The National Weather Service has put together Hurricane Preparedness week to encourage you to plan and prepare for hurricane season. Today’s topics are inland flooding and assembling disaster supplies.
Inland flooding is the most deadly and serious threat hurricanes bring to inland areas of North Carolina. In September 1999, inland flooding occurred with Hurricane Floyd and claimed 35 lives in North Carolina. Hurricane Matthew in October 2016 generated record flooding across much of the coastal plain of North Carolina, claimed 28 lives and left thousands homeless and entire towns under water. More recently, Hurricane Florence once again produced devastating inland flooding and resulted in 11 flood-related deaths in North Carolina. Overall, most hurricane deaths over the past 30 years have been the result of flooding, many of which have occurred in automobiles as people attempt to drive through flooded areas where water covers the road.
It is important to realize the amount of rain a tropical system produces is not related to the intensity of the wind. Weak hurricanes and even tropical storms have caused disastrous floods throughout history. For example, in 2006, the remnants of Tropical Storm Alberto moved over central North Carolina dropping 4 to 8 inches of rain from Sanford to Raleigh, resulting in major flooding along numerous creeks.
So what can you do? Anytime a hurricane or tropical storm threatens, think flooding. It is very important to determine if you live in an area at risk of flooding. If your yard or nearby roads around your home flood during ordinary thunderstorms, then you are at serious risk of flooding from torrential tropical rainfall. Those living near creeks, streams and drainage ditches should also closely watch water levels. Remember, extreme rainfall events bring extreme flooding typically not experienced in the past. During extreme events, even those area which normally do not flood are at risk.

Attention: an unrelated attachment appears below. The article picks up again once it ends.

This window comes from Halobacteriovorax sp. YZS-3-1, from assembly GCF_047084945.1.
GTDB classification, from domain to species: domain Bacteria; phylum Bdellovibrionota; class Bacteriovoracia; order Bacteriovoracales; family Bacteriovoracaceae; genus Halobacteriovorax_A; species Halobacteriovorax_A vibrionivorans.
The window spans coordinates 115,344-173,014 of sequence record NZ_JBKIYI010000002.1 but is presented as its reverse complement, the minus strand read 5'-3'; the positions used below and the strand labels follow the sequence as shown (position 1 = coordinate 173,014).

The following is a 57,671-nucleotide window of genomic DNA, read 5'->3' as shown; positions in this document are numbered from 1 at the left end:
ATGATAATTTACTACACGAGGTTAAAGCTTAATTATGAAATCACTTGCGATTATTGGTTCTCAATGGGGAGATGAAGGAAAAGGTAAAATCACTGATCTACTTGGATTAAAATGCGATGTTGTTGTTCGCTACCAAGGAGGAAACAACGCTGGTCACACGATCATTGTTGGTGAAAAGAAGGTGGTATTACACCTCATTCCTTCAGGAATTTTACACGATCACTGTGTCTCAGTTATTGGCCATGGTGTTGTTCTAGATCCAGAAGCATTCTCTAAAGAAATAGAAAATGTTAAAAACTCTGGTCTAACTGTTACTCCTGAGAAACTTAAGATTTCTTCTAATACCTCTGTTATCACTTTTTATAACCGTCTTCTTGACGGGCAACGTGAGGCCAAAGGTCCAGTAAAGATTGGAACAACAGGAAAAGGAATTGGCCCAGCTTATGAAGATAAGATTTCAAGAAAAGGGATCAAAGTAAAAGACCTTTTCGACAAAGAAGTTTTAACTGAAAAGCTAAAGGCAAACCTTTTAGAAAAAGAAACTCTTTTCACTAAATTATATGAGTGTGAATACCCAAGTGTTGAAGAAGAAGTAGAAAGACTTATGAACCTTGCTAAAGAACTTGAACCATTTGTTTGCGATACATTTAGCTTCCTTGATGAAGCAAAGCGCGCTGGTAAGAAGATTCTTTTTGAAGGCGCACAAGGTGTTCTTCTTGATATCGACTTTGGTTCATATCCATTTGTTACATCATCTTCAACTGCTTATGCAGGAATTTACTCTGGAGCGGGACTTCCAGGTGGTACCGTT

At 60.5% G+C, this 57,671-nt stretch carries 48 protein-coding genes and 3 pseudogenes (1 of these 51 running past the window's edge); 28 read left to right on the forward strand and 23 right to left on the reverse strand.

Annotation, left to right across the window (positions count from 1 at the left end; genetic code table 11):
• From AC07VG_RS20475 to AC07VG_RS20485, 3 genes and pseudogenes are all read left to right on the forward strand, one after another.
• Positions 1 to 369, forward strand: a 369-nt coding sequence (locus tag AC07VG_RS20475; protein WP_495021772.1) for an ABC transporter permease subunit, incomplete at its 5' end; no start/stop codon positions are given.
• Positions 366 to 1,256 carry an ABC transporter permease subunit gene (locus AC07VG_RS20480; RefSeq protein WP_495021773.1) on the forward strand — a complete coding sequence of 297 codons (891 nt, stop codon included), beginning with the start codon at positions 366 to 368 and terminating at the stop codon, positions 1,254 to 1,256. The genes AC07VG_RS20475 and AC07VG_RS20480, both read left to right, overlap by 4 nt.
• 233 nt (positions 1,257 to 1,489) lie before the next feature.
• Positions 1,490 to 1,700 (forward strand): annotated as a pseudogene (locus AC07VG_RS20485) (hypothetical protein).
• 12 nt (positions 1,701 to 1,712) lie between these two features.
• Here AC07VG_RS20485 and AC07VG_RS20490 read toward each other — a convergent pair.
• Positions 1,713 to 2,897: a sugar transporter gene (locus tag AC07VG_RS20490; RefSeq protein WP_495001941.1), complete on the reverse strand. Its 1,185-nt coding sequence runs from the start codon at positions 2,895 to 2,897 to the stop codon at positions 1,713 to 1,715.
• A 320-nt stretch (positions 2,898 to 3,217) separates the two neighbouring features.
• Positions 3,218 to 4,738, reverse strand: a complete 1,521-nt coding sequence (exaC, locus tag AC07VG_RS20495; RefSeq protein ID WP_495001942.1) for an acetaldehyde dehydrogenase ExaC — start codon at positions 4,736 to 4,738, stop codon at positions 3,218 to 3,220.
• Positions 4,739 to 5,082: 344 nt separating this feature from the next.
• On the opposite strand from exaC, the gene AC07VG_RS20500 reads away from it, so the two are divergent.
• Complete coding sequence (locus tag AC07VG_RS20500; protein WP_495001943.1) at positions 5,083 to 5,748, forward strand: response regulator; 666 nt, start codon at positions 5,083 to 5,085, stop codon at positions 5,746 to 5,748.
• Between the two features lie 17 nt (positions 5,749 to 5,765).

Always stay aware of road conditions and make sure your escape route is not becoming flooded by heavy rain. Never attempt to cross flowing water; instead, remember to turn around, don’t drown. The reason that so many people drown during flooding is that few of them realize the incredible power of water. A mere six inches of fast-moving flood water can knock over an adult. It takes only two feet of rushing water to carry away most vehicles. This includes pickups and SUVs. Never allow children to play near streams, creeks or drainage ditches. As rainwater runs off, streams, creeks, and ditches fill with running water that can easily sweep a child away.
Finally, have an emergency action plan and know your homeowners and flood insurance policies. Flood damage is not usually covered by homeowners insurance. Do not make assumptions and remember to check your policies.
Assemble Disaster Supplies
You’re going to need supplies not just to get through the storm but for the potentially lengthy and unpleasant aftermath. Have enough non-perishable food, water, and medicine to last each person in your family a minimum of one week. Electricity and water could be out for at least that long. You’ll need extra cash, a 30-day supply of medicines, a battery-powered radio and flashlights. Many of us have cell phones, and they all run on batteries. You’re going to need a portable, crank or solar powered USB charger. Before the storm, be sure to fill up your car or a gas can. If the power goes out, you will be unable to pump gas. To learn more about what to include in your disaster supply kit, please visit http://flash.org.